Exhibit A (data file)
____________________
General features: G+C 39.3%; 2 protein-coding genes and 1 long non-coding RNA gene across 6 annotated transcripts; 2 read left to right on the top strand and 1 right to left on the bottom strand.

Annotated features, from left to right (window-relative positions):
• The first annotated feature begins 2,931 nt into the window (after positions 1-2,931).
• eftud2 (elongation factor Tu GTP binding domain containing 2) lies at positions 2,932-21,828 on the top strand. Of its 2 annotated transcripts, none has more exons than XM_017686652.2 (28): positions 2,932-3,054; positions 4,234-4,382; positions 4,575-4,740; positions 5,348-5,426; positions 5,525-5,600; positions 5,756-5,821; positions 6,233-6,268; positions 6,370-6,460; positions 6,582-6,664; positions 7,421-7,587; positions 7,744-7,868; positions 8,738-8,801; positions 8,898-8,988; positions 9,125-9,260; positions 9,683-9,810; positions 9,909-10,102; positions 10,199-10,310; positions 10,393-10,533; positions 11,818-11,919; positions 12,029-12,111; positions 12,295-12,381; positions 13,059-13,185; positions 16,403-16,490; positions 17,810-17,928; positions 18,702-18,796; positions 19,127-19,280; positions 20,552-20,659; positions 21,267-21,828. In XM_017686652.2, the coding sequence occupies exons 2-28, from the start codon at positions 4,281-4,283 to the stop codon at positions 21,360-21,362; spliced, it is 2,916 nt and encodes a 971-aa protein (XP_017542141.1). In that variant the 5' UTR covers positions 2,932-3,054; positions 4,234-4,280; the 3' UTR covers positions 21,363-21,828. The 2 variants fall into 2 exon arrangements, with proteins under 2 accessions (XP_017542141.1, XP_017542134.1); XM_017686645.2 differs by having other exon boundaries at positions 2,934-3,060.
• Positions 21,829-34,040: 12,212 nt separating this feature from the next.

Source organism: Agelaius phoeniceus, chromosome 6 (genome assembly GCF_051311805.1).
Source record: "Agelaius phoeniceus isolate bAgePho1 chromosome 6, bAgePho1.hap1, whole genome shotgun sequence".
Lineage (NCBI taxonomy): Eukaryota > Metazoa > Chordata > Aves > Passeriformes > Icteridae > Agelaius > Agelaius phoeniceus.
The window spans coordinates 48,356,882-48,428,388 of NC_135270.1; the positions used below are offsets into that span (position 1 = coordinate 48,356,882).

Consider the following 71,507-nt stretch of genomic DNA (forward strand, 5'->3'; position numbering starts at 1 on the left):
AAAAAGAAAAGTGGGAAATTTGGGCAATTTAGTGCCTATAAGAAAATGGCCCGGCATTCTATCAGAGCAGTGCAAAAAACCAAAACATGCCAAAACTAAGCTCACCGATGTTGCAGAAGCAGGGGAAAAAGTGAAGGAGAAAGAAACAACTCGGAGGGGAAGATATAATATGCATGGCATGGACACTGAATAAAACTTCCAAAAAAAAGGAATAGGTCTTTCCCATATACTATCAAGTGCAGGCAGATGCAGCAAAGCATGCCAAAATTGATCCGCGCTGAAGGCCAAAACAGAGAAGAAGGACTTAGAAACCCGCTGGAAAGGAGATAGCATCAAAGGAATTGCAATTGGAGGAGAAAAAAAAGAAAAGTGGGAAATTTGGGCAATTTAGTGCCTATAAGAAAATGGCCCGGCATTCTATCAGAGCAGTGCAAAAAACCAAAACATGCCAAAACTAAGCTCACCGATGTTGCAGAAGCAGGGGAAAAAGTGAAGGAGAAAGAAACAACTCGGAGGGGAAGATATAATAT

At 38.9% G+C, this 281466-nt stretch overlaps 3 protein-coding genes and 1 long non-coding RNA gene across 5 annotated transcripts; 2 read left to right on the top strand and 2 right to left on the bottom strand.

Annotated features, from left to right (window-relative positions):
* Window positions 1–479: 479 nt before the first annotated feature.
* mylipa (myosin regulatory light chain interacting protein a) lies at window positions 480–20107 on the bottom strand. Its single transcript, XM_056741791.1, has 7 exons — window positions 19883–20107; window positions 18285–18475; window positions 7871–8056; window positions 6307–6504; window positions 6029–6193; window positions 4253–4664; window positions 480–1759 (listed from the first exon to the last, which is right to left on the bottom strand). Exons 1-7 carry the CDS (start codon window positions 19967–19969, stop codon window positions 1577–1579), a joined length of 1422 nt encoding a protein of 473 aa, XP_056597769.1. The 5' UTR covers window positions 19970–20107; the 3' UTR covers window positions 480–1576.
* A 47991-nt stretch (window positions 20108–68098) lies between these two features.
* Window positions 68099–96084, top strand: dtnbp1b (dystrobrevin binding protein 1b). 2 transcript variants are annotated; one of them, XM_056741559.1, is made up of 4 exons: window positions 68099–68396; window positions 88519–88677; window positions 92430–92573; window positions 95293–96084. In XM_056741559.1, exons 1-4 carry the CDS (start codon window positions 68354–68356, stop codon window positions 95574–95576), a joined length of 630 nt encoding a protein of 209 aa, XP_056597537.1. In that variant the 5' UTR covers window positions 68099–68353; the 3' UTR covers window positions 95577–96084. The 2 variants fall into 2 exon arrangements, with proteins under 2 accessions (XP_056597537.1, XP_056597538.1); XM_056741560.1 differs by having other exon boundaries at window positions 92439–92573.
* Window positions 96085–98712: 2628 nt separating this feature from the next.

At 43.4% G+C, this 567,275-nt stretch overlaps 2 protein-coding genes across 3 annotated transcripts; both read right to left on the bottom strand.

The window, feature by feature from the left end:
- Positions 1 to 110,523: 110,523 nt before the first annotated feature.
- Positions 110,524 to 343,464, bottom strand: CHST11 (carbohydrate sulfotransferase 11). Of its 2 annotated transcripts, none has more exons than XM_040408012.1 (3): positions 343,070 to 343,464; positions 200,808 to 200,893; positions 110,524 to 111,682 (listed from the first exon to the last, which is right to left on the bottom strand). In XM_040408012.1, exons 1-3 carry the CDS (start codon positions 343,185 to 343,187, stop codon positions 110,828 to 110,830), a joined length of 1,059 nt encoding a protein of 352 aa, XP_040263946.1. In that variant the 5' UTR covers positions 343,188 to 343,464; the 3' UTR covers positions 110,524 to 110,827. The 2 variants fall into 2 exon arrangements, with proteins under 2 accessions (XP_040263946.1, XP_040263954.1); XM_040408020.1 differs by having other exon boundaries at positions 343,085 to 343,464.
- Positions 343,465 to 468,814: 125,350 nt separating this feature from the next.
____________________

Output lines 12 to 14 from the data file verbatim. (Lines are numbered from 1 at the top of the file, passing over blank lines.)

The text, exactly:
At 38.9% G+C, this 281466-nt stretch overlaps 3 protein-coding genes and 1 long non-coding RNA gene across 5 annotated transcripts; 2 read left to right on the top strand and 2 right to left on the bottom strand.

Annotated features, from left to right (window-relative positions):
* Window positions 1–479: 479 nt before the first annotated feature.